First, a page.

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Remodeling of brain lipidome in methamphetamine-sensitized mice.

Authors
  • Jiang, Linhong1
  • Gu, Hui1
  • Lin, Yiyun1
  • Xu, Wei1
  • Zhu, Ruiming1
  • Kong, Jueying1
  • Luo, Li1
  • Long, Hailei1
  • Liu, Bing1
  • Chen, Bo1
  • Zhao, Yinglan1
  • Cen, Xiaobo2
  • 1 National Chengdu Center for Safety Evaluation of Drugs, State Key Laboratory of Biotherapy and Cancer Center, West China Hospital, Sichuan University, and Collaborative Innovation Center for Biotherapy, Chengdu 610041, China. , (China)
  • 2 National Chengdu Center for Safety Evaluation of Drugs, State Key Laboratory of Biotherapy and Cancer Center, West China Hospital, Sichuan University, and Collaborative Innovation Center for Biotherapy, Chengdu 610041, China. Electronic address: [email protected] , (China)
Type
Published Article
Journal
Toxicology letters
Publication Date
Sep 05, 2017
Volume
279
Pages
67–76
Identifiers
DOI: 10.1016/j.toxlet.2017.07.214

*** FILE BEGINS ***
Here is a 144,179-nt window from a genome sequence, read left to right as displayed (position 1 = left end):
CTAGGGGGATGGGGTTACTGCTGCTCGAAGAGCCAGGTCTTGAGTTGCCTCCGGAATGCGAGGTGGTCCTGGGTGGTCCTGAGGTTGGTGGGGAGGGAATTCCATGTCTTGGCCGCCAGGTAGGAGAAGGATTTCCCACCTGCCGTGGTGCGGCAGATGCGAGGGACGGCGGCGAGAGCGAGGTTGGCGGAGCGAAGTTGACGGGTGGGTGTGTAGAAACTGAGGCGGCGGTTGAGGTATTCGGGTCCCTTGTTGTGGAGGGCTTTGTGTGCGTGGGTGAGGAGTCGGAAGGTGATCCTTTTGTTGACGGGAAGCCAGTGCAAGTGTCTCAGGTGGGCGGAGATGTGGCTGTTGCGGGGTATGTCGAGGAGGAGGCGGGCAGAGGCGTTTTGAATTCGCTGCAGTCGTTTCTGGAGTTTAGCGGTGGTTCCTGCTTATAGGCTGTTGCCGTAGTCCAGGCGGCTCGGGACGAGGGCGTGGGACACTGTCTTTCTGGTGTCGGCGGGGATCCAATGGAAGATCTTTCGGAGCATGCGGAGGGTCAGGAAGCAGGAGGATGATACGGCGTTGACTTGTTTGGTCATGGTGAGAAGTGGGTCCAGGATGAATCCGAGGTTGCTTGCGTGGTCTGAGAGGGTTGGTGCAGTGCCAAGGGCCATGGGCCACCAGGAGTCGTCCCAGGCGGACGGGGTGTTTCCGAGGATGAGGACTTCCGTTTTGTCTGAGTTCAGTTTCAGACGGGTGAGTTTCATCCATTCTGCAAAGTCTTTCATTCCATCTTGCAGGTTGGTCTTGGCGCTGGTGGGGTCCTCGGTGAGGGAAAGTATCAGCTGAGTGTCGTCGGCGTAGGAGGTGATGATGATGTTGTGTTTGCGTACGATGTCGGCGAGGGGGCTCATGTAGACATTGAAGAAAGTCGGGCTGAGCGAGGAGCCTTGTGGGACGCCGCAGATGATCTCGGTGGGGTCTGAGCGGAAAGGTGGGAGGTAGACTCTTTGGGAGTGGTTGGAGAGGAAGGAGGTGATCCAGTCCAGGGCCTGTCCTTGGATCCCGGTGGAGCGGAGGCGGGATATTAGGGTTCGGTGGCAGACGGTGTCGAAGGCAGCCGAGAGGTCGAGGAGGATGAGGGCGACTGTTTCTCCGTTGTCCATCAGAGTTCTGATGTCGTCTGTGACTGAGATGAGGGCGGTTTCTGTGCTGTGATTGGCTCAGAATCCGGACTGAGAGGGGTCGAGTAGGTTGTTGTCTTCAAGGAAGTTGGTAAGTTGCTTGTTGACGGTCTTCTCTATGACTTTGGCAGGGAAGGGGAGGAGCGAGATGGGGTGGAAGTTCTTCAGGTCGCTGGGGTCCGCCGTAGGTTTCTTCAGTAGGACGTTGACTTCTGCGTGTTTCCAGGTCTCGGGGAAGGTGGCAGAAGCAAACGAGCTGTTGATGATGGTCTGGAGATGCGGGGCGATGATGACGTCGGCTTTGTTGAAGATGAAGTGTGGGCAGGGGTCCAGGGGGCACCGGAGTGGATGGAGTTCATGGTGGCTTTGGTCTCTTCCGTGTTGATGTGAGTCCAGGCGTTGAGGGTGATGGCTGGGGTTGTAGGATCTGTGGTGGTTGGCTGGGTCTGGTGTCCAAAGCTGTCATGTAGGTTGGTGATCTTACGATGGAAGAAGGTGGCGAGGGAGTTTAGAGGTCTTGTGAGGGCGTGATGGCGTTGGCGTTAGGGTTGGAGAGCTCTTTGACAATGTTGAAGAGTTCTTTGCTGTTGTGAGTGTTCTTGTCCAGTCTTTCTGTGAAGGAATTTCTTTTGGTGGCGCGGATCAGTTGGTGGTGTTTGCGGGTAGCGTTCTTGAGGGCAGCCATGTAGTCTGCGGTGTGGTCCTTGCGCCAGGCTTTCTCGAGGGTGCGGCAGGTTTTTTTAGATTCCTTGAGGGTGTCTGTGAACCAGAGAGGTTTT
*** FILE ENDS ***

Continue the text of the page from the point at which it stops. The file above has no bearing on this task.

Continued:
PMID: 28689763
Source
Medline
Keywords
License
Unknown

Abstract

Lipids are predominant components of the brain and key regulators for neural structure and function. The effect of methamphetamine (METH) on behavior, cognition as well as memory has been intensively investigated; however, the impact of METH on brain lipid profiles is largely unknown. Here, we used a global lipidomic approach to investigate brain lipidome of METH-sensitized mice. We found that repeated METH significantly modified the lipidome in the hippocampus, prefrontal cortex (PFC) and striatum. Interestingly, nucleus accumbens showed no obvious alteration in lipidomic profiling. Phospholipid and sphingolipid metabolisms were profoundly modified in the hippocampus of METH-sensitized mice, exhibiting increased phosphatidic acid and ether phosphatidylcholine but decreased lysophosphatidylethanolamine, lactosylceramide and triglycerides. The fatty acyl length of phospholipids and diacylglycerol longer than 40 carbon were clearly decreased in the hippocampus, and that 36 carbon was decreased in the PFC. These results indicate METH can profoundly affect the metabolism of phospholipids, sphingolipids and glycerolipids in the brain. Our findings reveal a link between remodeled brain lipidome and neurobehavior induced by METH.

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